After years of battling depression as well as drug and alcohol addiction, Steve Buckles, 58, of Waterloo, Iowa, had a heart attack and quadruple bypass surgery. "Knowing to expect the depression meant I was able to deal with it as a temporary setback," says Buckles.
Jim McBride, of Dover, Del., started feeling anxious and depressed about a month after his heart attack in 2006. "It came out of nowhere. I had never had it in the previous 61 years of my life. It really affected my outlook and ability to concentrate on my recovery from the heart attack," says McBride, now 63.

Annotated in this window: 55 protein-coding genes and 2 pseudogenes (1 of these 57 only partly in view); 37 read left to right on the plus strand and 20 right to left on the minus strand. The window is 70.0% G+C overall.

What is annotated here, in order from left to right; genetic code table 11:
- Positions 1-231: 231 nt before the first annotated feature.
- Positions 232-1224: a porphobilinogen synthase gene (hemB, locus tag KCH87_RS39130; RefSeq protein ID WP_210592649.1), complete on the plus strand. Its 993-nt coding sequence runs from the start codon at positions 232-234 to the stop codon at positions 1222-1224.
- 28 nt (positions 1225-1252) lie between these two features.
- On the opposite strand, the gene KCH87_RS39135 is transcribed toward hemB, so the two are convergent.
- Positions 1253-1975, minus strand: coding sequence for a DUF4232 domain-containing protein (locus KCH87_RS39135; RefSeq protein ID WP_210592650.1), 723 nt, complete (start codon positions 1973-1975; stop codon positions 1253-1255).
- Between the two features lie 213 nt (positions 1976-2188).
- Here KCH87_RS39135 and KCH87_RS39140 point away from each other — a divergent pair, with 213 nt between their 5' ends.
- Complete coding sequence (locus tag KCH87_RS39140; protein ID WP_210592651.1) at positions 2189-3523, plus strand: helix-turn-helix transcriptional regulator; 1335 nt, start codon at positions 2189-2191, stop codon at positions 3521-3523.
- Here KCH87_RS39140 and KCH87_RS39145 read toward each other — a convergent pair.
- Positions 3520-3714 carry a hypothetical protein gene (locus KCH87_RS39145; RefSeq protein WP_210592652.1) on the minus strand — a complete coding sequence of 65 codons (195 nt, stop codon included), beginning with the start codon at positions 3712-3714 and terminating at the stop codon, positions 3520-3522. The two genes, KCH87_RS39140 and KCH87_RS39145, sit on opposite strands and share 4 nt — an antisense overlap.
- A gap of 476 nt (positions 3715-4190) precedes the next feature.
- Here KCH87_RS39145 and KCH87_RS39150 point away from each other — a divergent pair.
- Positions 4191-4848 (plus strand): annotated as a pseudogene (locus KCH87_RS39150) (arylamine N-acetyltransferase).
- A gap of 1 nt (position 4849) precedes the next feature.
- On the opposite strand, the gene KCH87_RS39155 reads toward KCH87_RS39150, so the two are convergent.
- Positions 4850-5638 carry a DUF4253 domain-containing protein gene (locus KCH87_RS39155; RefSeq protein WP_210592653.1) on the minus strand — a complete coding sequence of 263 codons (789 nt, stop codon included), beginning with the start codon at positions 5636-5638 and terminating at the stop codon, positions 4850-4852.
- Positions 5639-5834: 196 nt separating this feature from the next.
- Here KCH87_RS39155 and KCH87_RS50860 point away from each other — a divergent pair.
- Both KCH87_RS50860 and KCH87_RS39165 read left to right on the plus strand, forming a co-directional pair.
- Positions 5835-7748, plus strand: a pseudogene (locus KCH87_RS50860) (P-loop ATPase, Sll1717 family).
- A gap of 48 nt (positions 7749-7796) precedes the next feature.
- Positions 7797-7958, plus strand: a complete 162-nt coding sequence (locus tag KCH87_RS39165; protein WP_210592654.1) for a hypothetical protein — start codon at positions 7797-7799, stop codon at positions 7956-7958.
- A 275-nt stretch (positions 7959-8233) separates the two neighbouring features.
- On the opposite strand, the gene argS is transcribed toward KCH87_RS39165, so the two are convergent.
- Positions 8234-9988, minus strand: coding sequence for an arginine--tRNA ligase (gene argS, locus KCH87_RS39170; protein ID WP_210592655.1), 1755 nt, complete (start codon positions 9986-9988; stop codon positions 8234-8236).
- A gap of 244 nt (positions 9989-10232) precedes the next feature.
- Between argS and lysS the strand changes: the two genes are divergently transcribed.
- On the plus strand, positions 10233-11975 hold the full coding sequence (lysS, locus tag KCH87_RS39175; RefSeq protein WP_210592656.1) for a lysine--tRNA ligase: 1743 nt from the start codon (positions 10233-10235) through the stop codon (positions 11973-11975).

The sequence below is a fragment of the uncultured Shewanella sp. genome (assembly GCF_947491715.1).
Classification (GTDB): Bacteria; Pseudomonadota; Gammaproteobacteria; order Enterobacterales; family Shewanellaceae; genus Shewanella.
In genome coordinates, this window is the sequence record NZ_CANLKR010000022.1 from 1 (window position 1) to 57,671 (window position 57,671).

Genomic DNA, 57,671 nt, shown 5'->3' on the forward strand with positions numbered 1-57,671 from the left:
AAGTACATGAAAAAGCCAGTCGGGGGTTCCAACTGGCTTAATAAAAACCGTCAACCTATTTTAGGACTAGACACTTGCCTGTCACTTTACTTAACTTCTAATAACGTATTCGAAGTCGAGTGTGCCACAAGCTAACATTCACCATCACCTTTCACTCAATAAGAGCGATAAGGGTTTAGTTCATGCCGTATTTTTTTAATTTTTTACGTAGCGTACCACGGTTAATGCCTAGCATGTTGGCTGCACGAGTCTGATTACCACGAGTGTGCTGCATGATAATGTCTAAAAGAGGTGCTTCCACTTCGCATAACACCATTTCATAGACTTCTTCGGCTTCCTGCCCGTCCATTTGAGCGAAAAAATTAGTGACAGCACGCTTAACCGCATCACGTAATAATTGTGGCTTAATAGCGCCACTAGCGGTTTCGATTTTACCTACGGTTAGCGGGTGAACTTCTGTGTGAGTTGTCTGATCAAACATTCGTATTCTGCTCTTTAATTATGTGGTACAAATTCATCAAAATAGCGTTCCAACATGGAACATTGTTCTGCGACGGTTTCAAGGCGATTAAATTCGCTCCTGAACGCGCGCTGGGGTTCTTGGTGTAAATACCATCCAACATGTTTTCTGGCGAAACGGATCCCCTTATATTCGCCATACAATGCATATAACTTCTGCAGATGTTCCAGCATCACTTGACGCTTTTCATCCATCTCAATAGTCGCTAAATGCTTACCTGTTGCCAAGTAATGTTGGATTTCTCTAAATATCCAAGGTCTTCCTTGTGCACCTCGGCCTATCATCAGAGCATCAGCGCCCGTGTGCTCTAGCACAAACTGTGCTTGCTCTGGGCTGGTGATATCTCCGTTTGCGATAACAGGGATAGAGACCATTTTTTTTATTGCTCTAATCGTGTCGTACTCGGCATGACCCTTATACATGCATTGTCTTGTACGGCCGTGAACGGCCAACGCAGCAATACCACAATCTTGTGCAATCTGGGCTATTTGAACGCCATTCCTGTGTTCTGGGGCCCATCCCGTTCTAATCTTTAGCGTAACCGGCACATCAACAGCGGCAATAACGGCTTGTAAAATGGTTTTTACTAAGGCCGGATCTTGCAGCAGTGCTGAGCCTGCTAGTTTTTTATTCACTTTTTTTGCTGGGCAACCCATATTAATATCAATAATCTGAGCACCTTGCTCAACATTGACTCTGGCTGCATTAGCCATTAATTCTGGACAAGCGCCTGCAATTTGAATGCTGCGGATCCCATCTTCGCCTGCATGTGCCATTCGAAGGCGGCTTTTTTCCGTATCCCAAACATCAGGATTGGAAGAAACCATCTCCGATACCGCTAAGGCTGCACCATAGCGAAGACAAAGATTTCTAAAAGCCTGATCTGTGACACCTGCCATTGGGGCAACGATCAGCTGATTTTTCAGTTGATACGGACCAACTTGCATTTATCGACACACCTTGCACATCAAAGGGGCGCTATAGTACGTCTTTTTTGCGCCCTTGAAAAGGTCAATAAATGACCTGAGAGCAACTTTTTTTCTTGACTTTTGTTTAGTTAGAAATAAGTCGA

Cassak wasn't prepared for the depression that hit her as she was recovering from heart surgery. She eventually sought counseling, and her therapist assured her that her feelings were normal. She also encouraged Cassak to try to go back to work, because she was feeling isolated, and to resume physical activity. Three months later Cassak was running again and feeling back to normal.
"I am a believer that depression is like a broken toe," Cassak says. "You may not be able to do something yourself, but if you go find out what you can do you’ll get past it much faster." She says she doesn't anticipate a relapse, but if it happens, she won't hesitate to seek outside assistance, a theme shared by others who have experienced cardiac depression.